LAGOS, March 9 (Reuters) - A member of Nigeria’s central bank monetary policy committee(MPC) has said the naira should be devalued and allowed to trade within a band, saying that the fixed exchange rate would not work alongside a planned rise in government borrowing.
Adedoyin Salami, an academic, said the naira was 10-percent over-valued and voted to move the exchange rate band to plus or minus five percent from 220, minutes from the 12-member MPC January meeting showed.
Nigeria faces its worst economic crisis for decades as the falling price of oil has slashed revenues, prompting the central bank to peg the currency and introduce curbs to conserve foreign exchange reserves which have fallen to a more than 11-year low.
The naira trades some 40 percent below the official rate on the black market versus the dollar. Africa’s biggest economy grew by 2.8 percent last year, its slowest for decades.
Salami said his proposal gained no support at the meeting and that the central bank was focused on exchange rate stability at the expense of inflation.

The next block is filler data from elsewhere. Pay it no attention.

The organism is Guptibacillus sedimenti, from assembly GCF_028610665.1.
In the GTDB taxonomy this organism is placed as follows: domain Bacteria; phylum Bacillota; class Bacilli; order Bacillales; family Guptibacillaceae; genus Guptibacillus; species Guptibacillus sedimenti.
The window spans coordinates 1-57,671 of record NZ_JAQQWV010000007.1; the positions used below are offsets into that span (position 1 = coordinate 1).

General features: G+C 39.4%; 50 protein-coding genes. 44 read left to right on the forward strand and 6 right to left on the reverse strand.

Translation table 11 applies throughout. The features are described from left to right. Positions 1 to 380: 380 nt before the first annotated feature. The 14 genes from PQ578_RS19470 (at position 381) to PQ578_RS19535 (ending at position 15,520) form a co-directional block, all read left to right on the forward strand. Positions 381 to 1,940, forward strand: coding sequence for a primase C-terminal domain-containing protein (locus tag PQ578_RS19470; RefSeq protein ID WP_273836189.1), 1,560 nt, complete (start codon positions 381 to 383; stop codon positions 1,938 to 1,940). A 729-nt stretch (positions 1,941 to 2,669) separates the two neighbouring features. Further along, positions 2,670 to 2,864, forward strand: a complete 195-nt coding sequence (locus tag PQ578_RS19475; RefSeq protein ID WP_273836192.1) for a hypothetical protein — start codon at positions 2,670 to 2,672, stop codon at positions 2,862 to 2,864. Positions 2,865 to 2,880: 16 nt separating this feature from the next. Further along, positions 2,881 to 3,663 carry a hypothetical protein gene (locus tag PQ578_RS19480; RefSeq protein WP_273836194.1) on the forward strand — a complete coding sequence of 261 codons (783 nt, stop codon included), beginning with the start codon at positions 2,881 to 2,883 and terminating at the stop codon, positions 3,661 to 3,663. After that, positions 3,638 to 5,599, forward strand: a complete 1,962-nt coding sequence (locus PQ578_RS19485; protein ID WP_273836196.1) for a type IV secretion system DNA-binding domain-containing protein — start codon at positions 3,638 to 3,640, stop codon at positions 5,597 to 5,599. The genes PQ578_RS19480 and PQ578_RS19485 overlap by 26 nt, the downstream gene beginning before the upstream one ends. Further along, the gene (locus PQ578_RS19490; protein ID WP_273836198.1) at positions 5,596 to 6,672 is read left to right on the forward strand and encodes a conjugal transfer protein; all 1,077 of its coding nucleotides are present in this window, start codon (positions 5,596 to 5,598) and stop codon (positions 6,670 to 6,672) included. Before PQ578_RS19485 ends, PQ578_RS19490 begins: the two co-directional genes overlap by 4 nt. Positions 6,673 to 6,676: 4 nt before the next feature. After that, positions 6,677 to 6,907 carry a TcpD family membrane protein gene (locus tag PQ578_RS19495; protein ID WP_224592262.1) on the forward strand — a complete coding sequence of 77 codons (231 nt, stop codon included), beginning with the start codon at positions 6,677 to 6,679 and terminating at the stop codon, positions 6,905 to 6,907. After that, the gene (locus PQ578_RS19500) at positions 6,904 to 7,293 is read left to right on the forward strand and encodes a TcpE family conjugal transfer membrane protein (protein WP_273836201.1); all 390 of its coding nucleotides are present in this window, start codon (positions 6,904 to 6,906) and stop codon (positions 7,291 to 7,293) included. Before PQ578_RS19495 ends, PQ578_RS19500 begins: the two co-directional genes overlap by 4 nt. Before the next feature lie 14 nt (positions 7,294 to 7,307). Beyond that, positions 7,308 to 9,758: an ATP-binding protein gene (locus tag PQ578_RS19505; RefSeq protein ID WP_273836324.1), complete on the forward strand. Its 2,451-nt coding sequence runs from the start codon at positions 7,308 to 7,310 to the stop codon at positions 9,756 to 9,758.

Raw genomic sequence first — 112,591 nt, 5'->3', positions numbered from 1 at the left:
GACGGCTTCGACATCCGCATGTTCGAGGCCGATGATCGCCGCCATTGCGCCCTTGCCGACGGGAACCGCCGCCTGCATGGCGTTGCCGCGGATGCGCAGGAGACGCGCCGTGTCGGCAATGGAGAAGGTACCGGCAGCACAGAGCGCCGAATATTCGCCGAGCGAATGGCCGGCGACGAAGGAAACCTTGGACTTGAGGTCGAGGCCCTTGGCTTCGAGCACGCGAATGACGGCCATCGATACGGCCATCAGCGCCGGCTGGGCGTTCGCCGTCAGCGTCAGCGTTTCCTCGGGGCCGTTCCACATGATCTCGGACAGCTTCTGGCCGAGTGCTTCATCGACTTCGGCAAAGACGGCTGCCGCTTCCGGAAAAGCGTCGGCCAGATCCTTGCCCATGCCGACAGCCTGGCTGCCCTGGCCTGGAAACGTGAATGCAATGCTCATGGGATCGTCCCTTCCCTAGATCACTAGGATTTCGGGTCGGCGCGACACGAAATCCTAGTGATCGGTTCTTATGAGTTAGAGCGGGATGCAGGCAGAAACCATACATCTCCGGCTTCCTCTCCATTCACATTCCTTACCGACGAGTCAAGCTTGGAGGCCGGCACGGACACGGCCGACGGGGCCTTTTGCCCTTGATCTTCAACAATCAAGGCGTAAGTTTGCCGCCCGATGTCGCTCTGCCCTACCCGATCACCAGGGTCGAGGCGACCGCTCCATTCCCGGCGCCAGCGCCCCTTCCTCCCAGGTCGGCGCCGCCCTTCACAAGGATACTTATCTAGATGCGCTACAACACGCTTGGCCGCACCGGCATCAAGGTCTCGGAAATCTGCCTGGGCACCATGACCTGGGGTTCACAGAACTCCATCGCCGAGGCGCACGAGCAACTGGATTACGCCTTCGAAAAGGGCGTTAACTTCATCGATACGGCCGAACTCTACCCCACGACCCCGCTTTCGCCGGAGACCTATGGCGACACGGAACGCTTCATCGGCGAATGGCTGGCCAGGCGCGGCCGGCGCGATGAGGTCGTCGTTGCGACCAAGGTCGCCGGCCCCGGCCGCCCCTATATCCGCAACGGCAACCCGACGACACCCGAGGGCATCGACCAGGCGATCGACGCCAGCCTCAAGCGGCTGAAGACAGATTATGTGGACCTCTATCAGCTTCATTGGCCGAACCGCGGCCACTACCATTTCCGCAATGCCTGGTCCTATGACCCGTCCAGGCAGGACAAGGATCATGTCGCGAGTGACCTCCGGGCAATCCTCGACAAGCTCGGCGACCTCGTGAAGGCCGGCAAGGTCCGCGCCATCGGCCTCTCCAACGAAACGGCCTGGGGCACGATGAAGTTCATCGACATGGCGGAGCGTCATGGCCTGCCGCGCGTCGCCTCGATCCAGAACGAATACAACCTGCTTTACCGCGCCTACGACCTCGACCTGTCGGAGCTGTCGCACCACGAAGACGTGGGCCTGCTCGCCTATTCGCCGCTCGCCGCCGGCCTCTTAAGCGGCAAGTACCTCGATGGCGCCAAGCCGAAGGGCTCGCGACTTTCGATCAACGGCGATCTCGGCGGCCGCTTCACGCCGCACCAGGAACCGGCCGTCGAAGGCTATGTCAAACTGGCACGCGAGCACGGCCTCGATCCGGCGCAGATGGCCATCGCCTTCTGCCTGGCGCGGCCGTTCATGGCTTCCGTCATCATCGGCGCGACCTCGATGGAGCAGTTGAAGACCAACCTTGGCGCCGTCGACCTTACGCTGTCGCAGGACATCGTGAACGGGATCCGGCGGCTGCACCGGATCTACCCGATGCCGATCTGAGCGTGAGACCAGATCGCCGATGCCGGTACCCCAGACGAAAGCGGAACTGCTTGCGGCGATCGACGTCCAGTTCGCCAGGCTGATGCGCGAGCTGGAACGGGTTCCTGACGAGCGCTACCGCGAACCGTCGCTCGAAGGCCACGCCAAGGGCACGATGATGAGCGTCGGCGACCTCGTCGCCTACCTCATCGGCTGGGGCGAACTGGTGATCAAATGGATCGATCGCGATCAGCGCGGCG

“The absence of an exchange rate management policy has diminished Nigeria’s attractiveness as a destination for international capital flows,” he said.
Other policymakers voiced concerns that tight liquidity in the currency market could threaten economic growth this year as businesses struggle to get dollars for imports. They all voted to keep benchmark interest rate at 11 percent in January.
The central bank last year pegged its exchange rate to curb speculative demand for the dollar and conserve its dwindling foreign reserves after it restricted access to hard currency for imports of certain items, frustrating businesses.
Last month, the IMF called on Nigeria to lift the curbs imposed by the central bank in 2015 and let the naira reflect “market forces” more closely, as the restrictions had significantly affected the private sector.
However, President Muhammadu Buhari has rejected calls by the International Monetary Fund to lift foreign exchange curbs and allow a more flexible rate for the naira currency, backing the central bank’s actions.
The tight controls have forced domestic lenders to delay hard currency loan and trade repayments to foreign banks and increased the risk of default, bankers say.
Nigeria wants to borrow up to $5 billion to fund its 2016 budget deficit but the minutes showed that all 12 committee members warned that spending should not increase after the loss of vital oil revenues to curb inflation and enhance debt ratios. (Additional reporting by Oludare Mayowa; Editing by Alexis Akwagyiram and Louise Ireland)